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Dynamic resistance

  1. Aug 9, 2016 #1
    I'm studying semiconductors and i might need a little help with some questions:

    First the dynamic resistance is the internal resistance of the diodes , but it's called dynamic because it isn't constant, right?

    Does all semiconductors, pure and doped, have internal/dynamic resistance? The reason i claim this is because diodes and transistors have such a resistance and they are made of doped semiconductors. But some pure semiconductor devices like the photoresistor also have a resistance that changes with temperature or light.

    Is that internal resistance caused by the collision of the flowing electrons with the atoms of the semiconductive materials just like in ordinary resistors? If so, this explains why temperature and light can decreace it.

    In diodes and especialy the zener diodes is the internal resistance caused by the flowing electrons colliding with the semiconductor atoms, or by the depletion layer, or both?

    Thanks.
     
  2. jcsd
  3. Aug 9, 2016 #2

    LvW

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    For each device with a non-linear voltage-current chracteristic we can define two resistances:
    * The static resistance R is simply the DC voltage-to-current ratio at a certain operating point, and
    * the dynamic resistance depends on the slope of this voltage-to-current curve and is defined as r=d(V)/d(I).
    Hence, the dynamic resiatnce is defined using the tangent at the corresponding operating point. This dynamic resistance is always a small-signal resistance only.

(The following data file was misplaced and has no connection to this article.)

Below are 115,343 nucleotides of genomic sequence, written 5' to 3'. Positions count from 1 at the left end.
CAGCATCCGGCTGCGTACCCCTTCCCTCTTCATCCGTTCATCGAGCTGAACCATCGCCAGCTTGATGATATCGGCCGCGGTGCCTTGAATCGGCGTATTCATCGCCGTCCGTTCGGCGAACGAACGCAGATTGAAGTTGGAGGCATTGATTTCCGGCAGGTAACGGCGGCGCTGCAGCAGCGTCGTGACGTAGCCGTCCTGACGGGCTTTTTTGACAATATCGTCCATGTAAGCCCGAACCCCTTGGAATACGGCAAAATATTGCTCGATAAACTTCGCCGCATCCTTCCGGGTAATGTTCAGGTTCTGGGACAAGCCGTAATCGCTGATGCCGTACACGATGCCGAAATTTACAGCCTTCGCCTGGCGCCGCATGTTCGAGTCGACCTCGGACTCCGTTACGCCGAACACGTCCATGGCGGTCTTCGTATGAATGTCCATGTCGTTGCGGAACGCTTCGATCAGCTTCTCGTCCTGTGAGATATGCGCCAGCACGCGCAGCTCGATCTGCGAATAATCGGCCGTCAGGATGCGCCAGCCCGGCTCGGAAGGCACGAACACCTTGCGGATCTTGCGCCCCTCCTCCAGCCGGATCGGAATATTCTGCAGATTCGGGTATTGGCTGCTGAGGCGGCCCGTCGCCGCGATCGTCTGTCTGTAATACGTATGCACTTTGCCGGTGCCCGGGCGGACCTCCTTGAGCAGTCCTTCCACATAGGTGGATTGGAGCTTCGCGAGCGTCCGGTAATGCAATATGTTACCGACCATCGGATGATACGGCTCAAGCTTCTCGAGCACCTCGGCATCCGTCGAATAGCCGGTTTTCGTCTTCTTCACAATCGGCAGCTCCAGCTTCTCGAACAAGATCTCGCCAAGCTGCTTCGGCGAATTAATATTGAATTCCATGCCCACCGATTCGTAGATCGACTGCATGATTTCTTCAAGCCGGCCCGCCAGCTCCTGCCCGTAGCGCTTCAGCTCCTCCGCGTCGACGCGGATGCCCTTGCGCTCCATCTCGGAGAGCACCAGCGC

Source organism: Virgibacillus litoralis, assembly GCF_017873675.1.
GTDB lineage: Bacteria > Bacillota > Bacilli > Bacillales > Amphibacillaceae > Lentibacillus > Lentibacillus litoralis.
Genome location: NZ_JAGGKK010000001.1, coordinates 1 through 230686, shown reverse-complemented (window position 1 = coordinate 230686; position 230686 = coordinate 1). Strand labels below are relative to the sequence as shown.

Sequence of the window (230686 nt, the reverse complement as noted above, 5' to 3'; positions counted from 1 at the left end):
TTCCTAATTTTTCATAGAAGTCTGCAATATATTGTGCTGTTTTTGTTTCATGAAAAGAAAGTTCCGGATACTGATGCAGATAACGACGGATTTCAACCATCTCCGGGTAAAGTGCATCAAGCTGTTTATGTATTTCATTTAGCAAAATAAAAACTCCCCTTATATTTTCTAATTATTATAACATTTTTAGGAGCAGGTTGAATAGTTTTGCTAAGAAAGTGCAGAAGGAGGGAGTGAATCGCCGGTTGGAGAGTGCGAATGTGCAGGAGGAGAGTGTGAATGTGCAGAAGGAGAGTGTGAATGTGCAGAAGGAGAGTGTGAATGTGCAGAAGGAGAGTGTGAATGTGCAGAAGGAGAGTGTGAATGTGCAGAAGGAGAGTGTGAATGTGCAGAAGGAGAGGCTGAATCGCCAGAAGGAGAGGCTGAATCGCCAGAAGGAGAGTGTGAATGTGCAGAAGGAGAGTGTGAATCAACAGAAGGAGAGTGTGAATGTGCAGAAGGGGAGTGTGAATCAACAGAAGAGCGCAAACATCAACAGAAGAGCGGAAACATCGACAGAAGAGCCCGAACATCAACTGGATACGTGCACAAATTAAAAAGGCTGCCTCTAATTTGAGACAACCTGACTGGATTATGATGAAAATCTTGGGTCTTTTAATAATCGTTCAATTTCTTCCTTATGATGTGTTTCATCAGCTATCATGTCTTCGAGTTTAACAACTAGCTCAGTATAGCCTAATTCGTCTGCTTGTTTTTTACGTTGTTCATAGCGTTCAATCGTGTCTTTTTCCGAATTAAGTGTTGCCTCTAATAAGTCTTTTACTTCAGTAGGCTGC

* Example: The exponential I=f(V) curve for a pn diode always has a static resistance R that is larger than the dynamic resistance r (R>r).
     
    Last edited: Aug 9, 2016
  4. Aug 9, 2016 #3
    But both static and dynamic resistances are physicaly the same thing - the electrons trying to make their way through the semiconductor material, colliding with it's atoms and slowing down. Right? That's the internal resistance. And in diode there is this resistance and the resistance wich the pn junction causes to the current flow( the usualy 0,7 volts that you need to apply to it in order to turn it on). Is that right?
     
  5. Aug 10, 2016 #4

    LvW

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    Of course, both static and dynamic resistances are "internal" resistances.

    Quote: it's called dynamic because it isn't constant, right?

    No - that`s not correct. As I have mentioned - for a non-linear V-I characteristic both (static and dynamic) are not constant.
    The dynamic resistance r applies to (small) signal changes only !
     
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